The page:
Supported cloud providers include Amazon, IBM and NTT Communications. Red Hat and VMware virtualization are each supported.
CloudForms is in beta and will be generally available by the end of 2011.
Red Hat also unveiled OpenShift, an online-only platform-as-a-service offering that lets developers build and host applications on Red Hat infrastructure. The service, a competitor to Windows Azure, builds upon Red Hat's Makara acquisition, expanding it with JBoss tools and other Red Hat software, and supporting Ruby, Rails, Python, Java, PHP, MySQL and more. Red Hat claimed OpenShift "redefines the PaaS market by providing a new level of choice in languages, frameworks and clouds for developers to build, test, run and manage their applications."
OpenShift is going into beta today and currently runs on top of Amazon EC2. When asked whether the service was affected by last month's Amazon outage, Cormier said, "Not really. Not really." But Red Hat will add more cloud providers on the back end so customers can have their choice of clouds beyond Amazon, he said. Red Hat is also supporting the Deltacloud API to let customers run applications on multiple cloud services.
The Amazon outage puts a spotlight on the need for more stable enterprise cloud technologies. Red Hat's not the only one working on this problem, Bozman said, also mentioning VMware and IBM. Public clouds are good for basic file storage and application development, but may not meet the mission-critical standards of many organizations.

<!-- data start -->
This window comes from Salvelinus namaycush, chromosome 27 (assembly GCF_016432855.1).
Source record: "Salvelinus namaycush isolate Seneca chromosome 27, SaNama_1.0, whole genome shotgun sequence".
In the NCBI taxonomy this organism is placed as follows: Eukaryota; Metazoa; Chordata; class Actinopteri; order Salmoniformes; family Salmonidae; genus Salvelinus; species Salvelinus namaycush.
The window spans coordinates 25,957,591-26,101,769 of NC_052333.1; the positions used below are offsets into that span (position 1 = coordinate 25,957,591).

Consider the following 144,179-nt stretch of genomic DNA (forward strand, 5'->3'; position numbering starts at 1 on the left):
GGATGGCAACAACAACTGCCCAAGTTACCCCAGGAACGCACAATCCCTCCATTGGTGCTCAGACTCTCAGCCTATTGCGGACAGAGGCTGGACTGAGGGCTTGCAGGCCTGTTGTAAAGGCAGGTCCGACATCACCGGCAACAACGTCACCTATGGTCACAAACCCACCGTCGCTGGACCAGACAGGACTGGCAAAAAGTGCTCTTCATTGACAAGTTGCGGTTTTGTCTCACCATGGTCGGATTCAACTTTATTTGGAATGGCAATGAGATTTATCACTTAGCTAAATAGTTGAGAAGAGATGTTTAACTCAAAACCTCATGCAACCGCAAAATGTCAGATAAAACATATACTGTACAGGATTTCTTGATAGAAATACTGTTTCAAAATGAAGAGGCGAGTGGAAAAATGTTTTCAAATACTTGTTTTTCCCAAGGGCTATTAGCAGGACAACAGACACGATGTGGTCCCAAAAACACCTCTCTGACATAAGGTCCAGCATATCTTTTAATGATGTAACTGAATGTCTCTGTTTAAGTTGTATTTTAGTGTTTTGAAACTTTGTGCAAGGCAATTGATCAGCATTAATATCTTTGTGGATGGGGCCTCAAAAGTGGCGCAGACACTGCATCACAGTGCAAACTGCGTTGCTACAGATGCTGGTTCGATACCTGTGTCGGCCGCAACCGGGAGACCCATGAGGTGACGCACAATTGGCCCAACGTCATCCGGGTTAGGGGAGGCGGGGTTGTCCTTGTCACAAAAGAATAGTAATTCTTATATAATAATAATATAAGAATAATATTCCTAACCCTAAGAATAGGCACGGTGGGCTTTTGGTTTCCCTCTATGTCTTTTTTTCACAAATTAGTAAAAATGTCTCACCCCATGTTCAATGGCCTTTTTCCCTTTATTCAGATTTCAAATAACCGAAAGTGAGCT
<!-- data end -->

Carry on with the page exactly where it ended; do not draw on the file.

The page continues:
"When you start applying an enterprise IT sensibility, security is important, SLAs are important, and availability is important," Bozman said.
Red Hat focused on enabling cloud computing at its Summit event both last year and this year, and it will take several years to get it right, Bozman said. Red Hat won't have the market to itself, but the company's focus on Linux is an advantage, Bozman said.
"Linux runs on every architecture," she said. "It runs on ARM, it runs on RISC, it runs on Itanium, it runs on mainframes. For developers, particularly in cloud, this is going to be important, that Linux runs on everything."
One goal is to let developers write applications in their programming language of choice without necessarily worrying about what infrastructure is underneath. But one vendor alone isn't going to provide all the interoperability needed, Bozman said. Openness has to exist at multiple layers, including operating systems, middleware and APIs.
Enterprise customers "have Linux, they have Windows, they have mainframes, they have Unix servers," she said. "The question is, how can they bring this together with cloud computing and break down the silos?"
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